Syria: Amid ‘promising’ diplomatic steps, UN envoy says hostilities continue on the ground

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A Syrian rebel fighter walks across the ruins of an old market in central Aleppo. File photo

Geneva (UN) – Despite the “promising” steps in Syria that followed diplomatic talks in the Kazak capital, Astana – a nationwide ceasefire announced last December, and the de-escalation zones created inside Syria to deepen that effort – a United Nations envoy today warned of ongoing hostilities between the Government and armed opposition groups in several areas, such as Hama, Homs, and Damascus.

“Astana produced, in my modest opinion, a promising step,” said Staffan de Mistura during a briefing to the Security Council in New York via video-teleconference from Geneva. A meeting in Kazakh capital, led by Russia, Turkey and Iran, saw agreement on a ceasefire between warring parties in Syria in late December 2016.

The Astana talks began shortly after to bolster the ceasefire agreement brokered by the so-called “guarantor” countries. Five months later, a deal was struck to set up “de-escalation zones” in Syria to prevent incidents and military confrontation between the warring parties. These zones are expected to also give greater humanitarian access to the 6.3 million people still living the country today.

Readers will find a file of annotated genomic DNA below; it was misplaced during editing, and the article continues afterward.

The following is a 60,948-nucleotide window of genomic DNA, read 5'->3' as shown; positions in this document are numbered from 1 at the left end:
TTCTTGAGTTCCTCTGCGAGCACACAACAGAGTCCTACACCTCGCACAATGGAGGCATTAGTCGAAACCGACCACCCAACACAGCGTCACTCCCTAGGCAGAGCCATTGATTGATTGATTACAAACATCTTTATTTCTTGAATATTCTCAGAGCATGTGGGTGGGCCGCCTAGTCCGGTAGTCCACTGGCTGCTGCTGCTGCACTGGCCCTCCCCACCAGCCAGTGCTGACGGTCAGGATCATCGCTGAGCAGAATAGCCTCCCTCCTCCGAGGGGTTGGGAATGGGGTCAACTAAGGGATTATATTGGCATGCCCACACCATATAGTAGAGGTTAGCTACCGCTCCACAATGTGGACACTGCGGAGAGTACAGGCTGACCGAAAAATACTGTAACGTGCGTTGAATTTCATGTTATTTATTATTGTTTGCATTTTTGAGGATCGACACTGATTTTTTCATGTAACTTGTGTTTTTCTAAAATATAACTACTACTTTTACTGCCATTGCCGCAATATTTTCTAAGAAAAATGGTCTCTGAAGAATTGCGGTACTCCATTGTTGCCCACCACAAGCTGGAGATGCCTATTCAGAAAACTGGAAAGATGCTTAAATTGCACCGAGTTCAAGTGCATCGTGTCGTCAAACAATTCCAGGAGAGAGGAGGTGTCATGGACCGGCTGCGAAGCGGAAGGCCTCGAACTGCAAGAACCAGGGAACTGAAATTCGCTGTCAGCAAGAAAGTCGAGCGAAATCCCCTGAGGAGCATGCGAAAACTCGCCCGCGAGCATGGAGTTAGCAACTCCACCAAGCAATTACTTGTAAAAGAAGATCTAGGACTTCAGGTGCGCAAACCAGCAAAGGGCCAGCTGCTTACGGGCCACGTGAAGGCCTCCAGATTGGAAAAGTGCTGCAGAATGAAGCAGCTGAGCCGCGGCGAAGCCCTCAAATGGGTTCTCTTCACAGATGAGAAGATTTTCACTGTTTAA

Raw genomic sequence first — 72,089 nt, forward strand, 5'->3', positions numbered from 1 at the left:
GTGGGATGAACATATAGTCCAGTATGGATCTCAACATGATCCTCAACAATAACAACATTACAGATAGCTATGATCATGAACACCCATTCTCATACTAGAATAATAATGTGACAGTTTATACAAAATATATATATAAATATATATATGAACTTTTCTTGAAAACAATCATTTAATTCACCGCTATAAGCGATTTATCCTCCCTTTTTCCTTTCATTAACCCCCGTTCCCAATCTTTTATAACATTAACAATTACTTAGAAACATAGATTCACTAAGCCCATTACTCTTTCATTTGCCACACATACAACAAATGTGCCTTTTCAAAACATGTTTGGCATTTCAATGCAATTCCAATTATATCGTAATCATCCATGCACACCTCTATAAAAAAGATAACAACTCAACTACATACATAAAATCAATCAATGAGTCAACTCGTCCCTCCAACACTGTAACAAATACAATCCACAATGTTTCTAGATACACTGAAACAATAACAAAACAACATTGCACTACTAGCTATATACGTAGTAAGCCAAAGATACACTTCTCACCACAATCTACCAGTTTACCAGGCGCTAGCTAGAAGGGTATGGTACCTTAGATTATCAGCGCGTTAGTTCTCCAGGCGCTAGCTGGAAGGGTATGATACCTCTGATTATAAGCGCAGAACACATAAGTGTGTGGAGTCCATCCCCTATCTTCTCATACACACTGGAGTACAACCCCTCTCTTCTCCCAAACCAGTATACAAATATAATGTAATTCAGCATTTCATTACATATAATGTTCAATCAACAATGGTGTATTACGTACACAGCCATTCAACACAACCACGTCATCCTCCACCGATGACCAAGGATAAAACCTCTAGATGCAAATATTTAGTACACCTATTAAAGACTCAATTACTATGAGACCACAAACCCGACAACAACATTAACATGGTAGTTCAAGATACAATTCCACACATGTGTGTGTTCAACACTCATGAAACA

And while the Astana process – which led to a “significant drop in violence,” including in aerial bombing – had been “good news,” Mr. de Mistura told the Council that the “not so good news” is that: “We have received reports of ongoing hostilities between the Government and armed opposition groups in areas such as Hama, Homs and Damascus. Some of these areas seem to be outside of the current de-escalation zones.”

Meanwhile, the Special Envoy said the Government of Syria has made some significant advances against the Islamic State of Iraq and the Levant (ISIL/Da’esh), but he also cautioned about the “continued activities of Security Council-listed terrorist groups.”

He also gave an update on the sixth round of the intra-Syrian talks, which wrapped up late last week in Geneva and have lately been held parallel to the Astana talks, whose aim to seek a political solution to the conflict.

“There is still a great deal of work to be done. We are aware that important gaps remain between the parties on major issues,” Mr. de Mistura said, explaining that his team has now prepared the ground for a “real negotiation,” which he hopes will be possible before too long. For the first time, he said, he has received the consent of all parties to engage at an expert level. He said he was also pleased that all parties were receptive the UN convening a seventh round of talks, which is intended to take place sometime in June.

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